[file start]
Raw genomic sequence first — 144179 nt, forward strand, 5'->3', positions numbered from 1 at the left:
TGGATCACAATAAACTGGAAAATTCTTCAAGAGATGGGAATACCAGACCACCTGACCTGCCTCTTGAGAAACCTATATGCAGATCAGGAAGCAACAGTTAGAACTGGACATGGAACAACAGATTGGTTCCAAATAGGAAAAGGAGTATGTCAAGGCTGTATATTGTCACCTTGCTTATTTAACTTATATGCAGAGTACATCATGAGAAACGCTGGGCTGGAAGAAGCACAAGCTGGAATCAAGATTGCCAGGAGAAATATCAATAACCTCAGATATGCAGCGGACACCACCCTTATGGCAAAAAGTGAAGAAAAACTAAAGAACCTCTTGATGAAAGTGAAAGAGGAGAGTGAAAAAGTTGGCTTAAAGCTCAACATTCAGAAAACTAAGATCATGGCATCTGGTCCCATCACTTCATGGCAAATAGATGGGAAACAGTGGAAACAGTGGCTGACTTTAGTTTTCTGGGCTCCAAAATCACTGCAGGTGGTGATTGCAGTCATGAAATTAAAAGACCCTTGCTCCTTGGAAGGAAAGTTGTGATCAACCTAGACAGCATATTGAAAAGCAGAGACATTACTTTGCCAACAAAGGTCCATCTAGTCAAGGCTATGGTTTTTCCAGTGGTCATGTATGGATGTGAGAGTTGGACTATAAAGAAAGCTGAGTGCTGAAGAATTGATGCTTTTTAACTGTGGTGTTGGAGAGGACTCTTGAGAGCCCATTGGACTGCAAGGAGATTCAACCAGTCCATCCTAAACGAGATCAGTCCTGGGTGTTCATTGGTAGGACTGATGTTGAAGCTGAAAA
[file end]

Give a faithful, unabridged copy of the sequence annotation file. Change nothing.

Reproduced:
Raw genomic sequence first — 144179 nt, forward strand, 5'->3', positions numbered from 1 at the left:
TGGATCACAATAAACTGGAAAATTCTTCAAGAGATGGGAATACCAGACCACCTGACCTGCCTCTTGAGAAACCTATATGCAGATCAGGAAGCAACAGTTAGAACTGGACATGGAACAACAGATTGGTTCCAAATAGGAAAAGGAGTATGTCAAGGCTGTATATTGTCACCTTGCTTATTTAACTTATATGCAGAGTACATCATGAGAAACGCTGGGCTGGAAGAAGCACAAGCTGGAATCAAGATTGCCAGGAGAAATATCAATAACCTCAGATATGCAGCGGACACCACCCTTATGGCAAAAAGTGAAGAAAAACTAAAGAACCTCTTGATGAAAGTGAAAGAGGAGAGTGAAAAAGTTGGCTTAAAGCTCAACATTCAGAAAACTAAGATCATGGCATCTGGTCCCATCACTTCATGGCAAATAGATGGGAAACAGTGGAAACAGTGGCTGACTTTAGTTTTCTGGGCTCCAAAATCACTGCAGGTGGTGATTGCAGTCATGAAATTAAAAGACCCTTGCTCCTTGGAAGGAAAGTTGTGATCAACCTAGACAGCATATTGAAAAGCAGAGACATTACTTTGCCAACAAAGGTCCATCTAGTCAAGGCTATGGTTTTTCCAGTGGTCATGTATGGATGTGAGAGTTGGACTATAAAGAAAGCTGAGTGCTGAAGAATTGATGCTTTTTAACTGTGGTGTTGGAGAGGACTCTTGAGAGCCCATTGGACTGCAAGGAGATTCAACCAGTCCATCCTAAACGAGATCAGTCCTGGGTGTTCATTGGTAGGACTGATGTTGAAGCTGAAAA